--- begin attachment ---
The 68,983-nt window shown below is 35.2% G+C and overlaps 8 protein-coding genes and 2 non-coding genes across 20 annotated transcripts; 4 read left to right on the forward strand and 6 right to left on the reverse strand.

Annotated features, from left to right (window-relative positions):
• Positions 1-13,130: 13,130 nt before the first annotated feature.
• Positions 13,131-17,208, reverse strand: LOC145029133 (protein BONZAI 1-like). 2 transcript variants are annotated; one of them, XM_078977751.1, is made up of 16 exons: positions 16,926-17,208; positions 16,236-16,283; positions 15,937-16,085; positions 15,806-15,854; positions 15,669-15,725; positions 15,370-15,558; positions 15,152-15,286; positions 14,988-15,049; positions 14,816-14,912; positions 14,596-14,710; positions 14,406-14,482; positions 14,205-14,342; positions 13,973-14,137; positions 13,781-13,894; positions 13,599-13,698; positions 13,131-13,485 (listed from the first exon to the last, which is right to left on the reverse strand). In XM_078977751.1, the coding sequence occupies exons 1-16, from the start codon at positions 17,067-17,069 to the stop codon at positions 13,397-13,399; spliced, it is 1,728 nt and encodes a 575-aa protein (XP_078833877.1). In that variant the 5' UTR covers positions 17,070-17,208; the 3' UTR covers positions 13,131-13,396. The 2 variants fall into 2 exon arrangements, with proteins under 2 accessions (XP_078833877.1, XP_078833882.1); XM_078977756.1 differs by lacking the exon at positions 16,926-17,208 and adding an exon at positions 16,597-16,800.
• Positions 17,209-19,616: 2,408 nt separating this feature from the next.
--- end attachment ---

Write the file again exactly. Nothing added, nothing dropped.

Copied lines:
The 68,983-nt window shown below is 35.2% G+C and overlaps 8 protein-coding genes and 2 non-coding genes across 20 annotated transcripts; 4 read left to right on the forward strand and 6 right to left on the reverse strand.

Annotated features, from left to right (window-relative positions):
• Positions 1-13,130: 13,130 nt before the first annotated feature.
• Positions 13,131-17,208, reverse strand: LOC145029133 (protein BONZAI 1-like). 2 transcript variants are annotated; one of them, XM_078977751.1, is made up of 16 exons: positions 16,926-17,208; positions 16,236-16,283; positions 15,937-16,085; positions 15,806-15,854; positions 15,669-15,725; positions 15,370-15,558; positions 15,152-15,286; positions 14,988-15,049; positions 14,816-14,912; positions 14,596-14,710; positions 14,406-14,482; positions 14,205-14,342; positions 13,973-14,137; positions 13,781-13,894; positions 13,599-13,698; positions 13,131-13,485 (listed from the first exon to the last, which is right to left on the reverse strand). In XM_078977751.1, the coding sequence occupies exons 1-16, from the start codon at positions 17,067-17,069 to the stop codon at positions 13,397-13,399; spliced, it is 1,728 nt and encodes a 575-aa protein (XP_078833877.1). In that variant the 5' UTR covers positions 17,070-17,208; the 3' UTR covers positions 13,131-13,396. The 2 variants fall into 2 exon arrangements, with proteins under 2 accessions (XP_078833877.1, XP_078833882.1); XM_078977756.1 differs by lacking the exon at positions 16,926-17,208 and adding an exon at positions 16,597-16,800.
• Positions 17,209-19,616: 2,408 nt separating this feature from the next.